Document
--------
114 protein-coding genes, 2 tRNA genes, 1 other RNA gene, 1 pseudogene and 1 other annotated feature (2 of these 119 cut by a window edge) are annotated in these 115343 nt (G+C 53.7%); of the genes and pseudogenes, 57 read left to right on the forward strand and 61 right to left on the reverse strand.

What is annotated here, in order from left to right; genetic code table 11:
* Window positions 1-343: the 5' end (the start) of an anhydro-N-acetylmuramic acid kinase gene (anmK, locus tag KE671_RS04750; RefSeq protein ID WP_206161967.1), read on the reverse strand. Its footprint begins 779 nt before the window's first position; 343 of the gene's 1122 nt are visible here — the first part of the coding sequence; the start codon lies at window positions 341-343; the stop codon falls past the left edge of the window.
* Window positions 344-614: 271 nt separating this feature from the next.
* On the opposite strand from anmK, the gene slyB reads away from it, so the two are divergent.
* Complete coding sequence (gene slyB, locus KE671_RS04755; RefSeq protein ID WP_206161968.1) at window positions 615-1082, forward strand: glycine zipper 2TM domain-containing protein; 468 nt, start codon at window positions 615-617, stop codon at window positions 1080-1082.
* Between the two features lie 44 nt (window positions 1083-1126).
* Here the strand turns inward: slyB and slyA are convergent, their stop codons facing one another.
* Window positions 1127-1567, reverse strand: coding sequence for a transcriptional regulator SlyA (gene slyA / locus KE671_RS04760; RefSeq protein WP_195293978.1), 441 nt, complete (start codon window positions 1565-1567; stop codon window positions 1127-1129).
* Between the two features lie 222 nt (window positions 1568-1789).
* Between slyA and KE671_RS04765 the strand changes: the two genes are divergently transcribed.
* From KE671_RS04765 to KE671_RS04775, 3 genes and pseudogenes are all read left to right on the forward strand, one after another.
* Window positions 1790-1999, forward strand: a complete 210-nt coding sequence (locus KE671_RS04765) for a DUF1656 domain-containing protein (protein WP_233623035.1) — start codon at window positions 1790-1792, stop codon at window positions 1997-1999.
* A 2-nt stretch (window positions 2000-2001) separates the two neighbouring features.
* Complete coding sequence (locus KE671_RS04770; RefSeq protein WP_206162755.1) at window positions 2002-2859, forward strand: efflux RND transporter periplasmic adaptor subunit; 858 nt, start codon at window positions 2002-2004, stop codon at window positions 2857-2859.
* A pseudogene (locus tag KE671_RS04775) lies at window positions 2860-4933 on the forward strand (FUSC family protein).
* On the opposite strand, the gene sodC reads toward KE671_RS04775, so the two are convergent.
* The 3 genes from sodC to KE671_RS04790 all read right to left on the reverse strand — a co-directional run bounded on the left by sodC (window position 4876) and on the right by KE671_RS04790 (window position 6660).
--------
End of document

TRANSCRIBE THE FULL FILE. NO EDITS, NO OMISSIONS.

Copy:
114 protein-coding genes, 2 tRNA genes, 1 other RNA gene, 1 pseudogene and 1 other annotated feature (2 of these 119 cut by a window edge) are annotated in these 115343 nt (G+C 53.7%); of the genes and pseudogenes, 57 read left to right on the forward strand and 61 right to left on the reverse strand.

What is annotated here, in order from left to right; genetic code table 11:
* Window positions 1-343: the 5' end (the start) of an anhydro-N-acetylmuramic acid kinase gene (anmK, locus tag KE671_RS04750; RefSeq protein ID WP_206161967.1), read on the reverse strand. Its footprint begins 779 nt before the window's first position; 343 of the gene's 1122 nt are visible here — the first part of the coding sequence; the start codon lies at window positions 341-343; the stop codon falls past the left edge of the window.
* Window positions 344-614: 271 nt separating this feature from the next.
* On the opposite strand from anmK, the gene slyB reads away from it, so the two are divergent.
* Complete coding sequence (gene slyB, locus KE671_RS04755; RefSeq protein ID WP_206161968.1) at window positions 615-1082, forward strand: glycine zipper 2TM domain-containing protein; 468 nt, start codon at window positions 615-617, stop codon at window positions 1080-1082.
* Between the two features lie 44 nt (window positions 1083-1126).
* Here the strand turns inward: slyB and slyA are convergent, their stop codons facing one another.
* Window positions 1127-1567, reverse strand: coding sequence for a transcriptional regulator SlyA (gene slyA / locus KE671_RS04760; RefSeq protein WP_195293978.1), 441 nt, complete (start codon window positions 1565-1567; stop codon window positions 1127-1129).
* Between the two features lie 222 nt (window positions 1568-1789).
* Between slyA and KE671_RS04765 the strand changes: the two genes are divergently transcribed.
* From KE671_RS04765 to KE671_RS04775, 3 genes and pseudogenes are all read left to right on the forward strand, one after another.
* Window positions 1790-1999, forward strand: a complete 210-nt coding sequence (locus KE671_RS04765) for a DUF1656 domain-containing protein (protein WP_233623035.1) — start codon at window positions 1790-1792, stop codon at window positions 1997-1999.
* A 2-nt stretch (window positions 2000-2001) separates the two neighbouring features.
* Complete coding sequence (locus KE671_RS04770; RefSeq protein WP_206162755.1) at window positions 2002-2859, forward strand: efflux RND transporter periplasmic adaptor subunit; 858 nt, start codon at window positions 2002-2004, stop codon at window positions 2857-2859.
* A pseudogene (locus tag KE671_RS04775) lies at window positions 2860-4933 on the forward strand (FUSC family protein).
* On the opposite strand, the gene sodC reads toward KE671_RS04775, so the two are convergent.
* The 3 genes from sodC to KE671_RS04790 all read right to left on the reverse strand — a co-directional run bounded on the left by sodC (window position 4876) and on the right by KE671_RS04790 (window position 6660).